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  • Geebo 9:00 am on January 20, 2020 Permalink | Reply
    Tags: , maternity, mothers lounge,   

    Alleged gift card scam targeting expectant mothers again 

    Gift card scam targeting expectant mothers again

    We originally bought this story to your attention back in November (3rd paragraph). Back then, a number of expectant mothers received a number of gift cards in the mail that included what looked like a handwritten note congratulating them. Some women who weren’t expecting had also received these gift card packages. The notes were all signed by a ‘Jenny B.’ All the gift cards were actually coupons for the same online retailer. It was alleged back in November that the retailer was using shady business practices such as intentionally changing prices depending on what coupon was being used or charging exorbitant shipping fees.

    According to the Better Business Bureau, these faux handwritten gift card bundles have returned and are once again being sent to women whether they are pregnant or not. From all reports, it seems the method has not changed at all as the cards are signed by Jenny B. and all appear to be handwritten even though they are said to be actually computer-generated. They even have ink smudges printed on the card intentionally to make it appear more like a handwritten note. And once again, if the gift cards/coupons are used, the shipping cost is said to wipe out any potential savings.

    The company that’s running this campaign is called Mothers Lounge and sometimes goes by the name ThoughtfulGiftCards.com. The BBB has given Mothers Loung an F rating not only for the gift card campaign but the BBB has also received reports of the goods being sold being allegedly substandard or counterfeit. Mothers Lounge has said that they only send out these packets to people who have signed up for maternity deals and coupons through a third-party marketing company. So be careful who you give your information to as one vendor could potentially send it to hundreds of others.

     
  • Geebo 8:00 am on November 1, 2019 Permalink | Reply
    Tags: , award scam, business owner, , maternity, ,   

    That business award may just be a fake (and other scams) 

    That business award may just be a fake (and other scams)

    Today, we end the week the same way we began it, with a roundup of scams that have turned up across the country. As always, just because the scam isn’t currently happening in your town doesn’t mean it won’t.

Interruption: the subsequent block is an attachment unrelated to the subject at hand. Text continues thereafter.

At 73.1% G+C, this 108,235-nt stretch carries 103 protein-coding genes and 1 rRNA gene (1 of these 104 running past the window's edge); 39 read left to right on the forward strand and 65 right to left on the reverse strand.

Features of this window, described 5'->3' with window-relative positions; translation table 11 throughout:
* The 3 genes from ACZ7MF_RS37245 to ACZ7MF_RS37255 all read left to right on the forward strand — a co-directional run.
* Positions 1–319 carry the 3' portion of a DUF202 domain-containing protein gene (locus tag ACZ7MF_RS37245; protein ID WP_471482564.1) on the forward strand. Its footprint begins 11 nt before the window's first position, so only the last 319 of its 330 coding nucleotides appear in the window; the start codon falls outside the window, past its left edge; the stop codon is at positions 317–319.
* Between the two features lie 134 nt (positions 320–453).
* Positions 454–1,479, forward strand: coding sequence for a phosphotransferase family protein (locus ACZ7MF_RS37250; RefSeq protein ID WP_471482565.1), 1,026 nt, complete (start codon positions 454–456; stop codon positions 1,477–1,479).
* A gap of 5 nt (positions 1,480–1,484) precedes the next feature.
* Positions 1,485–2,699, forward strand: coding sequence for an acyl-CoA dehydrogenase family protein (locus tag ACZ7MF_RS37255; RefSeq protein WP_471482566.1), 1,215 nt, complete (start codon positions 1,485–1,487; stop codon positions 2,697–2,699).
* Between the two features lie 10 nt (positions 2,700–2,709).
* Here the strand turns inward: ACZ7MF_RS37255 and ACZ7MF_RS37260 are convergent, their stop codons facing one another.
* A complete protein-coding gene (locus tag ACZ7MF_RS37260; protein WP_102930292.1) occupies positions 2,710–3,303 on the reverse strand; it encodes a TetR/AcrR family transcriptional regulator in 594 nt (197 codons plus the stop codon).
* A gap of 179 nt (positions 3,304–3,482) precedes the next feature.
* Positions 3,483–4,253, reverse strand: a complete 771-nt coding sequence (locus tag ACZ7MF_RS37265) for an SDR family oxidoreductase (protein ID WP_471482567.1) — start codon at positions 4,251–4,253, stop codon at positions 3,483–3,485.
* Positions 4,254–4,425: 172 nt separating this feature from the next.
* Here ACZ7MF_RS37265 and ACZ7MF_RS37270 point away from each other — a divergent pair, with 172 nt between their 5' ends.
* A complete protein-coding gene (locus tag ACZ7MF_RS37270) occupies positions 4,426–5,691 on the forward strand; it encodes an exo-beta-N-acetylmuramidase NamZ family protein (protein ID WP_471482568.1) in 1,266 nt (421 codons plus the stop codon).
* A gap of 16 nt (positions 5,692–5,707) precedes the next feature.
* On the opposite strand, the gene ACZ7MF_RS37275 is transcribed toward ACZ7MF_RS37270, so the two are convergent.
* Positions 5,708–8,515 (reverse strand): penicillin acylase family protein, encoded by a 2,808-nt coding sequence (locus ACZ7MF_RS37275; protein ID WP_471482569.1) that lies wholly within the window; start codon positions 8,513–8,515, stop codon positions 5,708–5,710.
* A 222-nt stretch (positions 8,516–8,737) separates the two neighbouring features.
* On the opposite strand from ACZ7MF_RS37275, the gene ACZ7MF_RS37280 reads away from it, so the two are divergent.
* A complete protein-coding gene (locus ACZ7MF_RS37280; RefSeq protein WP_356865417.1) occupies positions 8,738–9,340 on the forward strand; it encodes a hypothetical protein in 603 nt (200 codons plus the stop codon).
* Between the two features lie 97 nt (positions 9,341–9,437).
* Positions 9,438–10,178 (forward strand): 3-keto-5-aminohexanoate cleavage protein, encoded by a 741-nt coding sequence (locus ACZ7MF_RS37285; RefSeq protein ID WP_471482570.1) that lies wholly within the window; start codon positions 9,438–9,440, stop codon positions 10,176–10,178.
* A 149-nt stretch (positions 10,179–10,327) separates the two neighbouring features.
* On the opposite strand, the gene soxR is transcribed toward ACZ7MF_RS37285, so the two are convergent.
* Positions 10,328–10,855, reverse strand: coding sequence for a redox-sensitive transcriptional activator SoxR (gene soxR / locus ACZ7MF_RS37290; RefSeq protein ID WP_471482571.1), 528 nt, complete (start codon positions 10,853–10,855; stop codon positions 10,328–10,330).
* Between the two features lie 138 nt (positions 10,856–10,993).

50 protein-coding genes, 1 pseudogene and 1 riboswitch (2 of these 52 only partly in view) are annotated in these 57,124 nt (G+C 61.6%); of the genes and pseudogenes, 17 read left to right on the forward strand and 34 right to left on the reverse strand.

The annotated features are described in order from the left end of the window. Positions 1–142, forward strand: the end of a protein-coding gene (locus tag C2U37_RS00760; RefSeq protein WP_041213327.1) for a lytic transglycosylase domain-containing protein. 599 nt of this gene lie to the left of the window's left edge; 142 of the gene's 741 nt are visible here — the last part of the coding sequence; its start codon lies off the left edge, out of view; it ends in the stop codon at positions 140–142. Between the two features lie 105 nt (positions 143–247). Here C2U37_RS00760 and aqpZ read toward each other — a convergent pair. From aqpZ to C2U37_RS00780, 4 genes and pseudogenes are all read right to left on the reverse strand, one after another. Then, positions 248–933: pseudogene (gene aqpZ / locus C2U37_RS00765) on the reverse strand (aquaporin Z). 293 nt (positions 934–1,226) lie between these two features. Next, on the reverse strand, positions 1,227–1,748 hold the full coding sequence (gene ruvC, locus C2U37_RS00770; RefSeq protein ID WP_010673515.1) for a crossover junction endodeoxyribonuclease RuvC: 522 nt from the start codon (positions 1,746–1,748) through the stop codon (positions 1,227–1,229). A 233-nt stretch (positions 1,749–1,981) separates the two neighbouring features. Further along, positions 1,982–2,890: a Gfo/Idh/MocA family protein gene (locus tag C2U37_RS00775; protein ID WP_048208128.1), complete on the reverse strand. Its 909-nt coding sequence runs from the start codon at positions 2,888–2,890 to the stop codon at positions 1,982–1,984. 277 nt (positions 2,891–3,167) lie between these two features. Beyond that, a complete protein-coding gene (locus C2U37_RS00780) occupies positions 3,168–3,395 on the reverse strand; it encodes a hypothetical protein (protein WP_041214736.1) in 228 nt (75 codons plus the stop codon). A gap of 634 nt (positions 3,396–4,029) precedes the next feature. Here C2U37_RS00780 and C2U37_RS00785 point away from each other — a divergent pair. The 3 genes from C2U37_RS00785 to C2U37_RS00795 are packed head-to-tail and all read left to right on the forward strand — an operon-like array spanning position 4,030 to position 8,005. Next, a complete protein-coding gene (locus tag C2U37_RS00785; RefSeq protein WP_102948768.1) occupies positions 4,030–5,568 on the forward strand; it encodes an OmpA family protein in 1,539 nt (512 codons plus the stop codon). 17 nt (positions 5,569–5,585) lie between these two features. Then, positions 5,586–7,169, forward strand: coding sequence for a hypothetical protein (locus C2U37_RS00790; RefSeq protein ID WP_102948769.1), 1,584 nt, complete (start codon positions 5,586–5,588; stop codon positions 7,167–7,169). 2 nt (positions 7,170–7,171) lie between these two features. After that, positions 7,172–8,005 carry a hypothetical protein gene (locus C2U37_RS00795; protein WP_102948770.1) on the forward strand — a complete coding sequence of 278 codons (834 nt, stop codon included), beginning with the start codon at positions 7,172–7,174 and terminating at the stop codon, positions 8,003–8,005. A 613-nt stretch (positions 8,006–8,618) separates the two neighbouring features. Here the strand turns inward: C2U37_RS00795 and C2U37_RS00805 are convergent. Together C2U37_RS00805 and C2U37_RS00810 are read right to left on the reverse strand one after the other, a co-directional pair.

The first scam is kind of an unusual one. A woman in Highlands Ranch, Colorado owns a dog training business. She received an email from someone claiming to be from the Highlands Ranch Award Program and that she had won an award for being the best dog trainer in the area. To claim a specially engraved plaque all she would need to do is send them $169. When the woman received the plaque it was of dubious quality and the Highlands Ranch Award Program was actually based in New Jersey. As it turns out, shady companies will scan news articles for ‘best of’ lists for business owners they can prey on.

    A number of women in Arkansas have received what look like handwritten greeting cards in the mail congratulating them on their pregnancies. The problem is that a great many of them aren’t pregnant. It turns out that these cards were sent from an online retailer of baby items and the card was actually a coupon. However, some of the women allege that when you enter the coupon code at the retailer’s website the price of shipping became so outrageous that it would wipe out any potential savings. The Better Business Bureau is investigating.

    And lastly, we have a scam that has a neighborhood in San Diego quite concerned. This neighborhood has been having a problem with porch pirates stealing packages from their doorsteps. Now, someone has been going around allegedly posing as an Amazon salesman trying to get residents to install the Amazon Key service in their homes. The real Amazon key allows delivery people to place packages inside the home if instructed. However, Amazon does not sell door to door. Amazon has also confirmed that the man was not an employee of theirs.

     
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